"I went and worked him out—watched him work out in the spring before he came, before he announced," former offensive coordinator Lane Kiffin said. "I came away from watching that workout and said, 'Coach, I think this guy's a first-round draft pick.'"
Those words surprised Hurts during the lead-up to the Chick-fil-A Peach Bowl. But he handled them as well as you'd expect by a man wise beyond his years.
"He hasn't told me, but I've heard it," Hurts said. "That's not something I let get to my head. It's a compliment, but at the end of the day, that's sort of a hype deal. You still gotta play and show it on the field."
Never was Hurts' leadership more evident than in a 24-7 win over Washington in the Peach Bowl, a semifinal of the College Football Playoff. Hurts completed just seven of his 14 passes for 57 yards and rushed for 50 more, as Kiffin tried to get him into a groove, knowing he had running back Bo Scarbrough—who finished with 180 yards and two touchdowns—in his back pocket.
Through it all, Hurts never got rattled. He didn't force passes, stayed clean in the interception column and became more of a game manager than a difference-maker—an appropriate transformation given the circumstances of the game and the inability of the Huskies offense to mount much of a threat.
That trait trickled down through the entire offense.
"We know we're not going to be able to beat a team by 50 points every night," sophomore running back Damien Harris said. "We pride ourselves on continuing to work no matter what the circumstances are. The coaches do a great job of training us throughout the year to handle any adversity or challenge that we may face."
As the Tide have ushered Hurts along, he's laid the groundwork for what should be a stellar career.
"He's a new-age quarterback," said Yogi Roth, Pac-12 Networks college football analyst. "He's a dynamic athlete who has the ability to be an accurate passer. When things break down, he isn't just an athlete who can get a couple of yards by turning into a running back."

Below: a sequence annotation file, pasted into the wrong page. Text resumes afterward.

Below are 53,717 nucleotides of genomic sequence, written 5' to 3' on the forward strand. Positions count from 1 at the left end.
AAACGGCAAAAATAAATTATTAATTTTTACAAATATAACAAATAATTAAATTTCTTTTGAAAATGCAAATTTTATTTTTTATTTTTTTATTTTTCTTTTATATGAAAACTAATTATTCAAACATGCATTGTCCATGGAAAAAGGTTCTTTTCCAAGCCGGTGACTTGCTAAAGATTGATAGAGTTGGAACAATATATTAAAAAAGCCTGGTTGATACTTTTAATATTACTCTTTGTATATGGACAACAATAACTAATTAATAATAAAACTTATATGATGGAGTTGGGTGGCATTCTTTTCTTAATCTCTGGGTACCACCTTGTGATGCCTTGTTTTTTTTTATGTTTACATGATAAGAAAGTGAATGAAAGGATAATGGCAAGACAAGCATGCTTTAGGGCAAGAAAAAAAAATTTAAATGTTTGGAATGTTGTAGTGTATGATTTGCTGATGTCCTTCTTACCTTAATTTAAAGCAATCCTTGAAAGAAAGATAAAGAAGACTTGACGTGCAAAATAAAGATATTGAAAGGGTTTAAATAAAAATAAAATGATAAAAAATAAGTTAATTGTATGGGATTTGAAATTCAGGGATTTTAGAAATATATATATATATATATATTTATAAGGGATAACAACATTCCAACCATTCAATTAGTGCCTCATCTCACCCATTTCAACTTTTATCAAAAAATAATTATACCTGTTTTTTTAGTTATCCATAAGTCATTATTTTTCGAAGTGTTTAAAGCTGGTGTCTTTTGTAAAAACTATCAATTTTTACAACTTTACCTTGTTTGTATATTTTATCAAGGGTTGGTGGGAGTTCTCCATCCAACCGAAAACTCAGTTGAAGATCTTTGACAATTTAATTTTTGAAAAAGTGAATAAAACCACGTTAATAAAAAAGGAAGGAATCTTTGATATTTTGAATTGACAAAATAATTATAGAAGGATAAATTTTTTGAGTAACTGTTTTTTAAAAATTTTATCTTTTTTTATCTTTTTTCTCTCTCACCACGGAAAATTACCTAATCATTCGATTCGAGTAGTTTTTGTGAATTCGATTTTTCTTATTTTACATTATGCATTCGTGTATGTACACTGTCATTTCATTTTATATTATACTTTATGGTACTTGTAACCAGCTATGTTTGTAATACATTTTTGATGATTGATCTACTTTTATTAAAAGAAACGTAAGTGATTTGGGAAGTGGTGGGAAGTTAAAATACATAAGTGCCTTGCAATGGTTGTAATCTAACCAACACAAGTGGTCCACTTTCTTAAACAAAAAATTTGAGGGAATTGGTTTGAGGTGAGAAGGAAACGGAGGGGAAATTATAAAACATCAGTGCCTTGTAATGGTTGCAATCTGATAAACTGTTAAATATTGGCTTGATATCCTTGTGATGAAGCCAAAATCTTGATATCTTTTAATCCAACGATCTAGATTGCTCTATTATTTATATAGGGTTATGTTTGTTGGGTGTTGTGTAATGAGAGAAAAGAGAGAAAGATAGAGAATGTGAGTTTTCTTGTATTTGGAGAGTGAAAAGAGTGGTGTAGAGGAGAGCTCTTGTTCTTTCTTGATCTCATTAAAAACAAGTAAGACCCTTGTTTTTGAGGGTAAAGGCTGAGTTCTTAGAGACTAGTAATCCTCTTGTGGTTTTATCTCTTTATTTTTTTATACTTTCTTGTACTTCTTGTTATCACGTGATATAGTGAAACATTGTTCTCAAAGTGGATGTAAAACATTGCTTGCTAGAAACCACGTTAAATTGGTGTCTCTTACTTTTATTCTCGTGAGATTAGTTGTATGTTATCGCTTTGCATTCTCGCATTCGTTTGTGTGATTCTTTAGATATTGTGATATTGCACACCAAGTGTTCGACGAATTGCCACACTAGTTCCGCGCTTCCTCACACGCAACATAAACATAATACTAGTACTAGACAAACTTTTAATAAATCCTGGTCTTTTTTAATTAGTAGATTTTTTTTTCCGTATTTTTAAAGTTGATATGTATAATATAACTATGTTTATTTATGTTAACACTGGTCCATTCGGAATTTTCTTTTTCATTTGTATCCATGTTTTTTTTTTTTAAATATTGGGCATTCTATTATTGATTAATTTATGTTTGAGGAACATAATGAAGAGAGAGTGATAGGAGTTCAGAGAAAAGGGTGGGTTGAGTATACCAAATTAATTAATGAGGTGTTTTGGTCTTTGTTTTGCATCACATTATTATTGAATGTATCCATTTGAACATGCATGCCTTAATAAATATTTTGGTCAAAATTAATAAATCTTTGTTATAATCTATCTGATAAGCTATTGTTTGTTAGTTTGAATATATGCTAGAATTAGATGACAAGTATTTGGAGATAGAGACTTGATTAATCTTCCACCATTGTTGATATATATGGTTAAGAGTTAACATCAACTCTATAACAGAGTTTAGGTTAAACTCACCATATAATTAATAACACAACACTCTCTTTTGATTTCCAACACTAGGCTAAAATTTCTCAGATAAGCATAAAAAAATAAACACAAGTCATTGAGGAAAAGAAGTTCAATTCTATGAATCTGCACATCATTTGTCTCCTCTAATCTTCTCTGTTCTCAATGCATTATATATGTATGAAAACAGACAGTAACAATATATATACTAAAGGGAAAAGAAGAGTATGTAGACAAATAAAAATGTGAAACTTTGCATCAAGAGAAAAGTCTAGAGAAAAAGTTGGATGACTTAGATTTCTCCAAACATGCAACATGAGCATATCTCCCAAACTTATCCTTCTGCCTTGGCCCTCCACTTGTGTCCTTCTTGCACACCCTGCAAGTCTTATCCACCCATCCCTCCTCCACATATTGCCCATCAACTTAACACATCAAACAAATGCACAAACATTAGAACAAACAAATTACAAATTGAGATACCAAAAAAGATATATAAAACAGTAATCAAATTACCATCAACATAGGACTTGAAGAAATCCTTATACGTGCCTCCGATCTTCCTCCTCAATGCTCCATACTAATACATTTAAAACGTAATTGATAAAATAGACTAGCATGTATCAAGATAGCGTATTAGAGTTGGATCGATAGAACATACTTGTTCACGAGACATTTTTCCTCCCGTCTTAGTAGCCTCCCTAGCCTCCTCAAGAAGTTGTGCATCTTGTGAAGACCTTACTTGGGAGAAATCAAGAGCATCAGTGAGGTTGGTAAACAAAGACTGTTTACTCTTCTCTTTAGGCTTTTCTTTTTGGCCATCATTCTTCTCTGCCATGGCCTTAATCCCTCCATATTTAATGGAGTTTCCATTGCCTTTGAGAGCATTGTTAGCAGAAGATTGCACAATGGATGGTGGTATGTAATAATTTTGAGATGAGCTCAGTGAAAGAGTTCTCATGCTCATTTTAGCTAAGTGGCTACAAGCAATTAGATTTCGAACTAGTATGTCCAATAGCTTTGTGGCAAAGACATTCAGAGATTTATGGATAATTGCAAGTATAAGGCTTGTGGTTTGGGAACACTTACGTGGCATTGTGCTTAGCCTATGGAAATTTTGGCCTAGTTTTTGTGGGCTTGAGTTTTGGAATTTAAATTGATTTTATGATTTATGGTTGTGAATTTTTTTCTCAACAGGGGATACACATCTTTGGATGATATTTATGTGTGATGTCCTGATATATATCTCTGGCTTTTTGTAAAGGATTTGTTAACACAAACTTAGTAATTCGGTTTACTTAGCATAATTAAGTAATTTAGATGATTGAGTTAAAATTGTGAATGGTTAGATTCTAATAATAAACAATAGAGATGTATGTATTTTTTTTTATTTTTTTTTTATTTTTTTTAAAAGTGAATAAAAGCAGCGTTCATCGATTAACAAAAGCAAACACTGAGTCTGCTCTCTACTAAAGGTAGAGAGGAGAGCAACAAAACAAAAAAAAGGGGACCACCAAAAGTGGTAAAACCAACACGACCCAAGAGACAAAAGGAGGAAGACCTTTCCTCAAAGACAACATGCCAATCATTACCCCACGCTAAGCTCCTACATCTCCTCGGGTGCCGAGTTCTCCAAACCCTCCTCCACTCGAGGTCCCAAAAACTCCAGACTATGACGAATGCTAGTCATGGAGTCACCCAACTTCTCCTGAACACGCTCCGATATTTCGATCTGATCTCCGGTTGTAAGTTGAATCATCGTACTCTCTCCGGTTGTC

That foundation should help Hurts—who will be working with a new offensive coordinator in Steve Sarkisian—become a Heisman Trophy candidate as early as next season.
"If he continues to develop, his upside is limitless," Roth said. "Sark being his coach now is going to be unique. He's as good at grooming guys as anybody in America, and Hurts really hasn't had much time to be developed—even during his time at Alabama."
As for the immediate future, Hurts has a chance to etch his name in college football lore—and cement one of the most remarkable seasons in the sport's history.
The Tide offense has been simplified for its star freshman quarterback. Hurts typically reads just half the field and gets only a couple of options on most passing plays. If the pass isn't there, he takes off—which is exactly what he did to score the only touchdown in a 10-0 win over LSU in early November.
That plan has impressed the coach who will be on the other sideline Monday night—Clemson's Dabo Swinney.
"He's not a freshman anymore," Swinney said on Tuesday's teleconference. "He's got a ton of experience. He's been there, done that. He's played. He's handled adversities. He's made big plays in big moments on the road, at home, you name it. I think he's an excellent young player that's just going to continue to mature, but I think they've done a great job in bringing him along and giving him what he could handle early and then kind of growing that through the season."
He'll have to do more against a Clemson defense that is allowing just 306.9 yards per game and an offense that's gaining 503.1 yards per contest.
If he does, he'll shed the "budding superstar" label in favor of one that would be far more appropriate.